gun

Should Christians Carry Guns?

Recently, I considered buying a handgun. The consideration came after a series of violent crimes grabbed the headlines in my area. The crime spree led to a number of conversations with neighbors, friends and family members. Most of my conversation partners argued that owning and carrying a handgun provides a very real protection against threats to life and property, and I must agree. However, that doesn’t necessarily mean Christians should pack heat.

The debate over firearms is usually conducted using a mixture of social, logical, and anecdotal arguments. What’s often missing from the debate is a biblically based approach to the question. As I considered buying a handgun, I have to admit that I put the witness of Scripture lower on my list than I should have. Before getting to what Jesus thought of my idea, I considered “facts” such as:

  • We live in a dangerous world, even though danger is not always evident.
  • I love my family and I want to protect them from danger and the evil that gives rise to much of it.
  • In the case of an imminent threat, the police would likely arrive too late to prevent harm to me, my family, or other innocent persons.
  • I know how to care for and use a handgun, and I am rather comfortable doing so.
  • Many people, including faithful Christians, own and carry a handgun, and this has normalized the practice to an extent.
  • Owning a gun could lead to an accidental shooting.

gun

 

All of that is nice and we could use these and similar facts to establish a pros and cons list that might aid the decision-making process. But not one of these is unique to Christians. We have to ask, What does God think of all this? And how should a Christian approach this issue in a faithful and thoughtful way?

The Christians I know who consider Scripture and still make the argument for owning a gun typically lean on a notion of using a firearm as a means to resist wickedness, to protect innocent persons, and to maintain order in the face of evil and chaos. While these may be worthy ideals, I don’t see a lot of (any?) scriptural evidence for the use of violence, especially lethal violence, by those who strive to participate in God’s kingdom.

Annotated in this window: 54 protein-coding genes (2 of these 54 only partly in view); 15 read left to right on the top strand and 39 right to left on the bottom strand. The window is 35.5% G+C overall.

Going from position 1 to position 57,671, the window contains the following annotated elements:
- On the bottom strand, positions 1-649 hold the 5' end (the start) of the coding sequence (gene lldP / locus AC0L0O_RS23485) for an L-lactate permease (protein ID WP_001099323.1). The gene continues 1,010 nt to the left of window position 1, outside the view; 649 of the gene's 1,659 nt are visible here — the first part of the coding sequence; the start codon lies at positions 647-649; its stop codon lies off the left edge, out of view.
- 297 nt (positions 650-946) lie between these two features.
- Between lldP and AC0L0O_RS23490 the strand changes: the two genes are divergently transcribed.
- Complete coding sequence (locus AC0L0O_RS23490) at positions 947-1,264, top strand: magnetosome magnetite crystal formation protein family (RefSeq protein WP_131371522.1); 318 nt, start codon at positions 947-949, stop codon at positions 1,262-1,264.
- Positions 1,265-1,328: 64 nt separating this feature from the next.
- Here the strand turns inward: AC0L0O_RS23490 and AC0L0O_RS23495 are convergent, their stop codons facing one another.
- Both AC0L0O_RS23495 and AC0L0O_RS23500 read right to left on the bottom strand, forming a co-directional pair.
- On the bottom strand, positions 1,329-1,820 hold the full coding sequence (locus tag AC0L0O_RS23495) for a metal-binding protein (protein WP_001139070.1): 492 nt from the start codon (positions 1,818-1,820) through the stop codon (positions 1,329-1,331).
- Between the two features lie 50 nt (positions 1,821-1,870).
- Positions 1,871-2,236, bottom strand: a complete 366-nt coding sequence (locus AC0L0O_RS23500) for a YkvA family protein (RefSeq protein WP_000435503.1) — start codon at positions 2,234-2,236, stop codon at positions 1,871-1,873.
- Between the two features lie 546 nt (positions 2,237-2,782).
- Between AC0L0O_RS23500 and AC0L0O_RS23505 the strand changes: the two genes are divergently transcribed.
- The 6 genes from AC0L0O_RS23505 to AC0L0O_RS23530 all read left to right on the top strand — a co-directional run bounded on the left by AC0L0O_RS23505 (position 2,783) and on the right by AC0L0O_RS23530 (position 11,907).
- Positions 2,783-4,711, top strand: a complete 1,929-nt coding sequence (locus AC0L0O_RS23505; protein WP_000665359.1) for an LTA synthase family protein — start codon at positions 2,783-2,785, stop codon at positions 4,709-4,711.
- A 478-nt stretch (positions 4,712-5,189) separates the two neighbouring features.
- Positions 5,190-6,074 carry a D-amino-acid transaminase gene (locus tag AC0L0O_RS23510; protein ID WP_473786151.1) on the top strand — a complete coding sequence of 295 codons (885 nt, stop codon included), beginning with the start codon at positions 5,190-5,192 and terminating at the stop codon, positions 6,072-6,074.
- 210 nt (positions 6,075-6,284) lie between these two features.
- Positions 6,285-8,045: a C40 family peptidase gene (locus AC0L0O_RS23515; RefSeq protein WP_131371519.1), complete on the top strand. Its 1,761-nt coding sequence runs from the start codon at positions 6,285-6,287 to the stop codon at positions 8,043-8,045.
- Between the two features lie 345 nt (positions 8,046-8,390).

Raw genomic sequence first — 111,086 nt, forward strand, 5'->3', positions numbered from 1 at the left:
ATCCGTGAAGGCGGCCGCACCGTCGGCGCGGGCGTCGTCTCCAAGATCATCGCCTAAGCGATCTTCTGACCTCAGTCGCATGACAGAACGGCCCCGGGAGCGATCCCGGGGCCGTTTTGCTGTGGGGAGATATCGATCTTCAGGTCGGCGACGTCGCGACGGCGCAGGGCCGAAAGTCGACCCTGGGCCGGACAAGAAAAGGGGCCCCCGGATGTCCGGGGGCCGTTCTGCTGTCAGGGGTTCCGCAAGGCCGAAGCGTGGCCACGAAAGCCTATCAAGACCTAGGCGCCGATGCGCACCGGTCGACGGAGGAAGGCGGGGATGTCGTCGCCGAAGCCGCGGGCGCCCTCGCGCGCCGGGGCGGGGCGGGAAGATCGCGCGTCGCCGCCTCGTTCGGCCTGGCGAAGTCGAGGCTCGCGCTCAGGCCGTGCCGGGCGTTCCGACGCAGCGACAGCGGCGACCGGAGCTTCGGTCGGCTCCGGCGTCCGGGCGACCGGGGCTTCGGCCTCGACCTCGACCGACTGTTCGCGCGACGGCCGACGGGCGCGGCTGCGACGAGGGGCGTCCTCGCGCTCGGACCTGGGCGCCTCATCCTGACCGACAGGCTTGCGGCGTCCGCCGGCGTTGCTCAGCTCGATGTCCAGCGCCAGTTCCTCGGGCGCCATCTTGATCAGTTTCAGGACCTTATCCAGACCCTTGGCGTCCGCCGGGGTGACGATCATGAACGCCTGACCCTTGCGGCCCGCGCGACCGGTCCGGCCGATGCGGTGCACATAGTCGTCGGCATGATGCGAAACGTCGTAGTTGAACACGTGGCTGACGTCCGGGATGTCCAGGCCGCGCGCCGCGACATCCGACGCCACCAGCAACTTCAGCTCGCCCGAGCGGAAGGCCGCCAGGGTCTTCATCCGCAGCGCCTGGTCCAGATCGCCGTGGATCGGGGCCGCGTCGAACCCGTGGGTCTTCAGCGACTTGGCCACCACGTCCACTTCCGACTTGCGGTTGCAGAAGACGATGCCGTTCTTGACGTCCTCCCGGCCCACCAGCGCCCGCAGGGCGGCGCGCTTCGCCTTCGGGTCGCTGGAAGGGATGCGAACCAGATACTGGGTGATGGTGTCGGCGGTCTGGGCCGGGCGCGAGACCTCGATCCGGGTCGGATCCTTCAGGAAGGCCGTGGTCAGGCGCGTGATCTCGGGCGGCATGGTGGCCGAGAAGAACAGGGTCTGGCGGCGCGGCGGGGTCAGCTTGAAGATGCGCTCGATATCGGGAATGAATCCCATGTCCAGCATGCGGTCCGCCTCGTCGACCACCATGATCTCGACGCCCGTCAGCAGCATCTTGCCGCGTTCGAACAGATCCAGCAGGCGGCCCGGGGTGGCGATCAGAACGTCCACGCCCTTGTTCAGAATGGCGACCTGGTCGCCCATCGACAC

My concern is that we too often equate God’s agenda with our own agenda and then we make decisions like owning a gun based on our personal values instead of a keen Christian ethic. If my value is to stay alive and protect what and whom I love, it’s not too difficult to project that value onto God and make weapon ownership a God-given right, if not command. The only problem is that these are not God’s values, at least not as I read Scripture.

When I read Scripture, I read of people killing and being killed. Sometimes God commands killing and other times he commands not killing. But the overall sweep of the Bible and the specific teachings of Jesus lead me to conclude that violence is not the way to go and that I, as a Christian, should not own a firearm for the purposes of self defense (recreational shooting might be another issue). What God is up to in the world is not bringing all things under his authority at the barrel of a gun – if this were the case, Jesus would have chosen some way other than the cross. Neither does God always prioritize the welfare and safety of you, your family, and the other people you love – after all, look at the tragic lives of Jesus, Paul, Peter, Stephen, and the martyrs who followed them.